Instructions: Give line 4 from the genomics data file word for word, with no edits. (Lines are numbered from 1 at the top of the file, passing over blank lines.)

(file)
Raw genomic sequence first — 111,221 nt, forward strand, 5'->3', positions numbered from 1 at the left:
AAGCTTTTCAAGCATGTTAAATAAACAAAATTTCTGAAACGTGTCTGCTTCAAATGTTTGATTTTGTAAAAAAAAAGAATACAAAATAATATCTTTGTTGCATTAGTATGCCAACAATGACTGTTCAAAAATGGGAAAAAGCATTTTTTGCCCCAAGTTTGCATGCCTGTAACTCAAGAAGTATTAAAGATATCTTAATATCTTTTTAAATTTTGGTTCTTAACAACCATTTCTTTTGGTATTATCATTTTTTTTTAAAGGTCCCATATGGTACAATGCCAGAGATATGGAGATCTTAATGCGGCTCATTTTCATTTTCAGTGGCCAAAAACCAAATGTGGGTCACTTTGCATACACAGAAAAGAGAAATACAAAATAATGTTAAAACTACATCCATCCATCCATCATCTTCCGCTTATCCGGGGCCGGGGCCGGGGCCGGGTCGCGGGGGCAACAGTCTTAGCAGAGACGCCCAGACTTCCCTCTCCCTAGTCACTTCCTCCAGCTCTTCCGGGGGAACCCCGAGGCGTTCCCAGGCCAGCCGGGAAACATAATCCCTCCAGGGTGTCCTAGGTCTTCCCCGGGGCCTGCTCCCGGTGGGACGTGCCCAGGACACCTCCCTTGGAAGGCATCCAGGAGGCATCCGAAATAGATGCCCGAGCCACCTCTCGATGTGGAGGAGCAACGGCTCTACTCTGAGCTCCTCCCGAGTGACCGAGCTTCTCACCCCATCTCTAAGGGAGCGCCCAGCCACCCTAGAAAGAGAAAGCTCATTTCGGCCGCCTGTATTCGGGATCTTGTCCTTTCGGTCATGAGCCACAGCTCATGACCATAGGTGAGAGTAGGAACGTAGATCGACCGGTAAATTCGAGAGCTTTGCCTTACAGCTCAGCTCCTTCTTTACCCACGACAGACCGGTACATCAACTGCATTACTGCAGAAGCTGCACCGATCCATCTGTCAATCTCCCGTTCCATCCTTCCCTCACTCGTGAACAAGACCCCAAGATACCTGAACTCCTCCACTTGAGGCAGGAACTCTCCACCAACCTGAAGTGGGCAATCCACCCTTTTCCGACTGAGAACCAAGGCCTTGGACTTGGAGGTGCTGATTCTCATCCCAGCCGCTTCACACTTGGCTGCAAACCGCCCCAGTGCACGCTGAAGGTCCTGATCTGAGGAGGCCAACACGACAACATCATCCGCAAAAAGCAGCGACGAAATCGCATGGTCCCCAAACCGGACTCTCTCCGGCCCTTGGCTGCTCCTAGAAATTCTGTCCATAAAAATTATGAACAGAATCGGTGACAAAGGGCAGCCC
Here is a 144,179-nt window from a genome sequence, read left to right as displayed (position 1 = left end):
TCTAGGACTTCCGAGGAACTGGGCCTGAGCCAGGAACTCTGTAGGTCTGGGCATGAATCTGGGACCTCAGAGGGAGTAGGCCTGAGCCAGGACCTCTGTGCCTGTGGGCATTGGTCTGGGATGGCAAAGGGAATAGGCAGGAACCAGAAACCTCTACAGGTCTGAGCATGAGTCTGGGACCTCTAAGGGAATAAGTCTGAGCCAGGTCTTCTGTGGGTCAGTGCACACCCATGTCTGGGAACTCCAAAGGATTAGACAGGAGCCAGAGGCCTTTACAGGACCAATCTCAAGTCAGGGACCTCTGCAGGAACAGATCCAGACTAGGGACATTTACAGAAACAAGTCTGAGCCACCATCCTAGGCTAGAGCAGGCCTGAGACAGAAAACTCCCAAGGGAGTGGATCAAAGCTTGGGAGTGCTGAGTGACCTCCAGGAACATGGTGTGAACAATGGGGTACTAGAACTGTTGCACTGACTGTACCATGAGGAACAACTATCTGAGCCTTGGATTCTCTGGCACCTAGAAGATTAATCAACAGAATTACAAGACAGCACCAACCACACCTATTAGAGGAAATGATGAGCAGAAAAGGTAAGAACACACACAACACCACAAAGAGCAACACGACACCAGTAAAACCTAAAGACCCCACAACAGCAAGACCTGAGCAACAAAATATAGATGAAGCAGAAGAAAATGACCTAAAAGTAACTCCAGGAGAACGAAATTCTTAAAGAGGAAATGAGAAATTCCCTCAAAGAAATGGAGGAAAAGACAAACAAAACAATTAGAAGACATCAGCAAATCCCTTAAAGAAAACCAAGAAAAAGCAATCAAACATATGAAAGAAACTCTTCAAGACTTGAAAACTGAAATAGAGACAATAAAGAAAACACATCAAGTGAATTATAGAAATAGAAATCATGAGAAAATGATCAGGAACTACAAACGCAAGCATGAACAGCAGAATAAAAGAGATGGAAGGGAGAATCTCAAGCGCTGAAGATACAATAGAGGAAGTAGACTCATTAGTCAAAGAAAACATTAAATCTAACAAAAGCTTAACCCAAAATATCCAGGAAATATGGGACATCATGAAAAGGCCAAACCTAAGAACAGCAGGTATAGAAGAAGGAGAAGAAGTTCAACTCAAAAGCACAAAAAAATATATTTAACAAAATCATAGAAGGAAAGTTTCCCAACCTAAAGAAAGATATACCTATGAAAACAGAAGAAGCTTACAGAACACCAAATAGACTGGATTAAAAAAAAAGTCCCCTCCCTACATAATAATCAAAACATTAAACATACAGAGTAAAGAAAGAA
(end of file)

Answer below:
TCTAGGACTTCCGAGGAACTGGGCCTGAGCCAGGAACTCTGTAGGTCTGGGCATGAATCTGGGACCTCAGAGGGAGTAGGCCTGAGCCAGGACCTCTGTGCCTGTGGGCATTGGTCTGGGATGGCAAAGGGAATAGGCAGGAACCAGAAACCTCTACAGGTCTGAGCATGAGTCTGGGACCTCTAAGGGAATAAGTCTGAGCCAGGTCTTCTGTGGGTCAGTGCACACCCATGTCTGGGAACTCCAAAGGATTAGACAGGAGCCAGAGGCCTTTACAGGACCAATCTCAAGTCAGGGACCTCTGCAGGAACAGATCCAGACTAGGGACATTTACAGAAACAAGTCTGAGCCACCATCCTAGGCTAGAGCAGGCCTGAGACAGAAAACTCCCAAGGGAGTGGATCAAAGCTTGGGAGTGCTGAGTGACCTCCAGGAACATGGTGTGAACAATGGGGTACTAGAACTGTTGCACTGACTGTACCATGAGGAACAACTATCTGAGCCTTGGATTCTCTGGCACCTAGAAGATTAATCAACAGAATTACAAGACAGCACCAACCACACCTATTAGAGGAAATGATGAGCAGAAAAGGTAAGAACACACACAACACCACAAAGAGCAACACGACACCAGTAAAACCTAAAGACCCCACAACAGCAAGACCTGAGCAACAAAATATAGATGAAGCAGAAGAAAATGACCTAAAAGTAACTCCAGGAGAACGAAATTCTTAAAGAGGAAATGAGAAATTCCCTCAAAGAAATGGAGGAAAAGACAAACAAAACAATTAGAAGACATCAGCAAATCCCTTAAAGAAAACCAAGAAAAAGCAATCAAACATATGAAAGAAACTCTTCAAGACTTGAAAACTGAAATAGAGACAATAAAGAAAACACATCAAGTGAATTATAGAAATAGAAATCATGAGAAAATGATCAGGAACTACAAACGCAAGCATGAACAGCAGAATAAAAGAGATGGAAGGGAGAATCTCAAGCGCTGAAGATACAATAGAGGAAGTAGACTCATTAGTCAAAGAAAACATTAAATCTAACAAAAGCTTAACCCAAAATATCCAGGAAATATGGGACATCATGAAAAGGCCAAACCTAAGAACAGCAGGTATAGAAGAAGGAGAAGAAGTTCAACTCAAAAGCACAAAAAAATATATTTAACAAAATCATAGAAGGAAAGTTTCCCAACCTAAAGAAAGATATACCTATGAAAACAGAAGAAGCTTACAGAACACCAAATAGACTGGATTAAAAAAAAAGTCCCCTCCCTACATAATAATCAAAACATTAAACATACAGAGTAAAGAAAGAA